Mork says of his abilities: “I am a new breed of prey with thick pelt and smooth hide,” while adding, “I’m faster than a wild turkey, smart as any GODDAMN wild boar, and willing to make the ultimate sacrifice for the monetary health of my family.”
The prey (that would be Encino) says he has received various offers but “none of which I’ve been comfortable accepting.” While he says the hunting challenge isn’t a joke, he hopes a real job offer will arrive first so he doesn’t get “shot in the face.”
More on The Inquisitr
Aaron Cynic writes at Diatribe Media:
Bank of America announced it would send 30,000 more people to the unemployment line in a massive layoff in the hopes of cutting costs. The majority of people cut would be those working in data centers and deposit systems, according to reports from Bloomberg.
The layoffs are part of a plan by CEO Brian T. Moynihan, who wishes to cut $5 billion in annual costs in order to bolster the bank’s profits and stock:
“Profit is under pressure mainly because of losses, legal costs and writedowns tied to the 2008 takeover of subprime lender Countrywide Financial Corp. At the same time, revenue is shrinking as the U.S. economy slows. Moynihan has said that because the bank is one of the biggest consumer lenders, its fortunes are closely tied to home prices and the jobless rate.”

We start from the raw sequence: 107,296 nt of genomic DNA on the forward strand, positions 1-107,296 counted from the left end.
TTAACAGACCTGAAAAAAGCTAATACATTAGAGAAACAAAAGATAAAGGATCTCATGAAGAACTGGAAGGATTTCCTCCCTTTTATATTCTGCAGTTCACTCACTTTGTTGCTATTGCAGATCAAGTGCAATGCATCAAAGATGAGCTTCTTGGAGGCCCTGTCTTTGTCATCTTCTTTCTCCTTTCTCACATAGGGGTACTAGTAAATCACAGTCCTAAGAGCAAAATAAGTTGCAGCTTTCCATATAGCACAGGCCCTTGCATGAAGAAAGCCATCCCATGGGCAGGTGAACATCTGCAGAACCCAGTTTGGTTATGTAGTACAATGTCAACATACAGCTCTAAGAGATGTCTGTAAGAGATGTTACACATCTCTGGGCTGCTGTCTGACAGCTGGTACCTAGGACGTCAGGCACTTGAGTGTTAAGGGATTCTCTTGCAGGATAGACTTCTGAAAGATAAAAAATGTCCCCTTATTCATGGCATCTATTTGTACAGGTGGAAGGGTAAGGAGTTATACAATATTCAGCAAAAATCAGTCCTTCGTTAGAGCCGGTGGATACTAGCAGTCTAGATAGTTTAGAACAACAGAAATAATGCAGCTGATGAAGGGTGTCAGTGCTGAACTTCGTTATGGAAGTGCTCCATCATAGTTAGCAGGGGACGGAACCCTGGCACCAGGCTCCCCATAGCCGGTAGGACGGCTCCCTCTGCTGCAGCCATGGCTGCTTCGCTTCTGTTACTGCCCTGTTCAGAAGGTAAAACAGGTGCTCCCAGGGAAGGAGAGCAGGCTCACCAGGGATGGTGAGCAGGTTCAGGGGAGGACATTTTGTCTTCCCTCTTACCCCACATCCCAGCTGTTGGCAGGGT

Annalyn Censky reports on this depressing statistic for CNN Money:
… Read the rest
The August jobs report was dismal for plenty of reasons, but perhaps most striking was the picture it painted of racial inequality in the job market.
Black unemployment surged to 16.7% in August, its highest level since 1984, while the unemployment rate for whites fell slightly to 8%, the Labor Department reported.
“This month’s numbers continue to bear out that longstanding pattern that minorities have a much more challenging time getting jobs,” said Bill Rodgers, chief economist with the Heldrich Center for Workforce Development at Rutgers University.
Black unemployment has been roughly double that of whites since the government started tracking the figures in 1972.
Economists blame a variety of factors. The black workforce is younger than the white workforce, lower numbers of blacks get a college degree and many live in areas of the country that were harder hit by the recession — all things that could lead to a higher unemployment rate.
Pulitzer-winning author and former New York Times reporter Chris Hedges has a revolutionary worldview. In the video below, his recent “Endgame Strategy” piece for AdBusters is read aloud by George Atherton. His conclusions are chilling, but not entirely hopeless. “We will have to take care of ourselves,” he wrote. “We will have to rapidly create small, monastic communities where we can sustain and feed ourselves. It will be up to us to keep alive the intellectual, moral and cultural values the corporate state has attempted to snuff out. It is either that or become drones and serfs in a global corporate dystopia. It is not much of a choice. But at least we still have one.